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Western sanctions are only pressing us to unite, says Putin

WorldRussiaWestern sanctions are only pressing us to unite, says Putin

 

Extensive western sanctions are simply accelerating integration between Russia and Belarus, says Putin on Friday.

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The two neighbouring countries, Russia and Belarus, are under pressure to unite since various sanctions have been put on both countries following the Russian invasion of Ukraine. Western countries have accused Belarus of acting as a launching pad for Russia’s invasion of northern Ukraine.

In 1997, the two nations agreed to a pact to assist their integration; this process has accelerated in recent years.

Belarus is being pushed to integrate itself with Russia more swiftly, according to President Vladimir Putin. He said that Belarus is under “extraordinary political and social pressure” from the West as a result of the invasion of Ukraine.

The Russian president, Vladimir Putin, stated at a seminar on Friday that the pressure was “pressing us to speed up the unification process.”

“Minimising the damage from the illegal sanctions, making it simpler to master the output of required products, to create new skills, and to expand collaboration with friendly countries,” he added, that action is needed.

Belarus’s President Aleksandr Lukashenko is the only supporter of the so-called “special military operation” in Ukraine, among all the former Soviet republics.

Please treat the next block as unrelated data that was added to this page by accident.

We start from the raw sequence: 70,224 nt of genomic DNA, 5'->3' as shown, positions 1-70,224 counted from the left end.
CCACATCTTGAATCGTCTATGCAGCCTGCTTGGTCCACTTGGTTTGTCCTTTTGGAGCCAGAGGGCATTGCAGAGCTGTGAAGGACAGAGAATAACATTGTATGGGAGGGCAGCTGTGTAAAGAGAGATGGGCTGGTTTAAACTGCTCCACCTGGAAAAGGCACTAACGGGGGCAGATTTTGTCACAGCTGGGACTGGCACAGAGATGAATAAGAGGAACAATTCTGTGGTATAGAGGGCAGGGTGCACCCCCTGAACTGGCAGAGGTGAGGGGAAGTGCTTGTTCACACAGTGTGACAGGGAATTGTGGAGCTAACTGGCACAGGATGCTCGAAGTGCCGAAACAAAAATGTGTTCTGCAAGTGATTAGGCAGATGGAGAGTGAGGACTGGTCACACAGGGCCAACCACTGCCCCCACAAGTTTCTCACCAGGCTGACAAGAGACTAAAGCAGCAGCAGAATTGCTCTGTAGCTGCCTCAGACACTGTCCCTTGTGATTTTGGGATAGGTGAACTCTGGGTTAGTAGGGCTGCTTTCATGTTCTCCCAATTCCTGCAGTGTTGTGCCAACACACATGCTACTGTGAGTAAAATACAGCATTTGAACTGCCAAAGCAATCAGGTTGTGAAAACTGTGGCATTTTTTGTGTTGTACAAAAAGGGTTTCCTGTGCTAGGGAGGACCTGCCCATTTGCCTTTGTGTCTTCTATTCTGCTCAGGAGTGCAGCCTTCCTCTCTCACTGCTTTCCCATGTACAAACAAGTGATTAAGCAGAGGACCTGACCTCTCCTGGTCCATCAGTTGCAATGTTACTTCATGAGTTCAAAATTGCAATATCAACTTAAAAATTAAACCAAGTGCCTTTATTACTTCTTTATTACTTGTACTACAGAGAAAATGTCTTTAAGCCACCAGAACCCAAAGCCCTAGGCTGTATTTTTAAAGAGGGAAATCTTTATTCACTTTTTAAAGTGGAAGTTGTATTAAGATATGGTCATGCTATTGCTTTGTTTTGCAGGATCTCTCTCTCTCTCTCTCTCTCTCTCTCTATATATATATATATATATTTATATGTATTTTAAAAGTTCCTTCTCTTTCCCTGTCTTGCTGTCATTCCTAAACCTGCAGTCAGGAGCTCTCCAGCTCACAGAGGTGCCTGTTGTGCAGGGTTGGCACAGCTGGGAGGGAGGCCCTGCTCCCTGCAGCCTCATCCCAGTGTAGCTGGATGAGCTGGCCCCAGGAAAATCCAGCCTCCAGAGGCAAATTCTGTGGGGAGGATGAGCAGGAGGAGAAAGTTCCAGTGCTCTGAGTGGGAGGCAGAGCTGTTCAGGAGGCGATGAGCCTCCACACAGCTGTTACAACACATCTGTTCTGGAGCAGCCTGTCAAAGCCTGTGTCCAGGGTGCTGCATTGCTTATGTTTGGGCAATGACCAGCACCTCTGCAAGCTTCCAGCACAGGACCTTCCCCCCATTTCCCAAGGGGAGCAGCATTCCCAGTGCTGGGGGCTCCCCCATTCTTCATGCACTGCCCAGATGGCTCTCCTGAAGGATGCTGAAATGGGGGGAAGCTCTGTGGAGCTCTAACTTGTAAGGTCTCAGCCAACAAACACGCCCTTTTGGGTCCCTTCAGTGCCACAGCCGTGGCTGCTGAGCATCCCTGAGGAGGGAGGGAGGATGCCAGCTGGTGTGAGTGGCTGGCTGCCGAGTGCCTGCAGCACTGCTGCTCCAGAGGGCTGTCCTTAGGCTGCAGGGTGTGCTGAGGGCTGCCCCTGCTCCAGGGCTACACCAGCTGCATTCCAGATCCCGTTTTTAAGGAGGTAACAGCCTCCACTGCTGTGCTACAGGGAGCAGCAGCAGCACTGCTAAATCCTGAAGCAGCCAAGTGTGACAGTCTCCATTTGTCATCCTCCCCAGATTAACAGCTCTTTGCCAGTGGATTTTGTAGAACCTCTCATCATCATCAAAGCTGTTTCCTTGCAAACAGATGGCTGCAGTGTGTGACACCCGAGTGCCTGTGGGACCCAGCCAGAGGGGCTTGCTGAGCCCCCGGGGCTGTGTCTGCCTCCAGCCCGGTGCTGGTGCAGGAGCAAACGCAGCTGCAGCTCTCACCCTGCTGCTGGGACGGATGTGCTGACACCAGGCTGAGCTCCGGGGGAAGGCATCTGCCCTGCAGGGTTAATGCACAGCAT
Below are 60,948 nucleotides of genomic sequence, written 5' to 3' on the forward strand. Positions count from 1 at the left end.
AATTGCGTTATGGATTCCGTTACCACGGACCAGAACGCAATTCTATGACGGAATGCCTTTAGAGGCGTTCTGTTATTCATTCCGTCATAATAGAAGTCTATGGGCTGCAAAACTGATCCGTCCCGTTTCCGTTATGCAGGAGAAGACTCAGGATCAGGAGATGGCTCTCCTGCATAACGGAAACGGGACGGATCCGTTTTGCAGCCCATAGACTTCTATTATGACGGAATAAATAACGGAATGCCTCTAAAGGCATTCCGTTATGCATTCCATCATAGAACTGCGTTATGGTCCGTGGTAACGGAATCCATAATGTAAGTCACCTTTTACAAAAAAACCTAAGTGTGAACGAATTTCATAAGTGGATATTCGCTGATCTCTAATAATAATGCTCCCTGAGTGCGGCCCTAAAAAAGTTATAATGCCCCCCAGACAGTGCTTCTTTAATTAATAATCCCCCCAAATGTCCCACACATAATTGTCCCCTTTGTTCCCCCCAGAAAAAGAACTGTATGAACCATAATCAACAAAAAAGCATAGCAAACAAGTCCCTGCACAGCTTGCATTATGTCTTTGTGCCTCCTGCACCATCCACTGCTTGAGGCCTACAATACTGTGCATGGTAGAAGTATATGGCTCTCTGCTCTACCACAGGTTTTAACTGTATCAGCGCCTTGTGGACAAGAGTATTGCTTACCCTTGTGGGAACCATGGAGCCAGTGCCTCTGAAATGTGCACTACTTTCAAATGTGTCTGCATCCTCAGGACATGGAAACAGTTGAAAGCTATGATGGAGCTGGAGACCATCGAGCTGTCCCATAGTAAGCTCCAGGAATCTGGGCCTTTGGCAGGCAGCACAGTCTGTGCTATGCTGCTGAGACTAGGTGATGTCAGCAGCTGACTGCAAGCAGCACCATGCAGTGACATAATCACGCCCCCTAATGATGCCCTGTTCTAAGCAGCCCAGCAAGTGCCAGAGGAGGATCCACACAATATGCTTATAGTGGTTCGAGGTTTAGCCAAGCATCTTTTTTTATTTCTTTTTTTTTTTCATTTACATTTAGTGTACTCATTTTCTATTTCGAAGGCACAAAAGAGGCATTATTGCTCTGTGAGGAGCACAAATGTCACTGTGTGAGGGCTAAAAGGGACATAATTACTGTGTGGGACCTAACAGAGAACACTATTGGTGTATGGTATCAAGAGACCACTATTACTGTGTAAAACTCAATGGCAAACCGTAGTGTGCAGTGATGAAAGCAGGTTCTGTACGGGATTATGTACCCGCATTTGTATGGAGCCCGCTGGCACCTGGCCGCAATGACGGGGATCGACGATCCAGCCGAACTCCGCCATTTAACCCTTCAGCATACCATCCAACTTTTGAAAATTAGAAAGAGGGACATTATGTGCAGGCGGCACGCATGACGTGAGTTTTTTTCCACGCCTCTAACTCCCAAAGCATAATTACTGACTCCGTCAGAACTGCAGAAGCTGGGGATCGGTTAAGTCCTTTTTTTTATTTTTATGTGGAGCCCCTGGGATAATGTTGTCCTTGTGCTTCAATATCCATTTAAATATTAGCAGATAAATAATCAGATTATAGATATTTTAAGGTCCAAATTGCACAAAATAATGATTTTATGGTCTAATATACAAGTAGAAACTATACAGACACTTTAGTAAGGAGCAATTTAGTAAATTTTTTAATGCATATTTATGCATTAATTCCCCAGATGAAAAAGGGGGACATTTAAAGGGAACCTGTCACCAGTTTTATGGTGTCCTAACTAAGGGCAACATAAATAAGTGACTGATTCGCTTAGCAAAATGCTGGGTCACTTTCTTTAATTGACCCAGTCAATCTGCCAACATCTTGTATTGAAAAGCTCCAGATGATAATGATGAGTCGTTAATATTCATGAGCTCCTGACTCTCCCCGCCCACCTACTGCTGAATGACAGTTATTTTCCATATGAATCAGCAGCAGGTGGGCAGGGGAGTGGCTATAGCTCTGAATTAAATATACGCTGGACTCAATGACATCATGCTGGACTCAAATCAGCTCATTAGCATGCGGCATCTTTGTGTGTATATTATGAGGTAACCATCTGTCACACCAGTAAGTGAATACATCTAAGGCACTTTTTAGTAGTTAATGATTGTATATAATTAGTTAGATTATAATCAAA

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Speaking at a forum, Lukashenko said that all other Soviet republics should strengthen their ties with Russia and Belarus if they want to protect their sovereignty and independence.

In back-to-back summits earlier this week, the Group of Seven (G7) and North Atlantic Treaty Organization (NATO) leaders singled out Belarus, with NATO denouncing Moscow’s “military integration with Belarus” in a new strategic framework that dubbed Russia a “direct threat” to peace and stability in the region.

Despite the waxing and waning of Belarusian President Alexander Lukashenko’s excitement for Moscow, Putin’s support for Minsk’s crackdown on anti-government rallies after contested elections in 2020 drove Lukashenko closer to Putin.

Sergei Shoigu, the minister of defence for Russia, stated last week that urgent collaborative actions between Belarus and Russia are needed to boost their militaries’ combat readiness and defence capabilities.

Belarus and Russia are a “union state,” which permits extensive defence and economic cooperation. Despite years of ongoing integration discussions, Lukashenko has rejected genuine political and economic unification offers.

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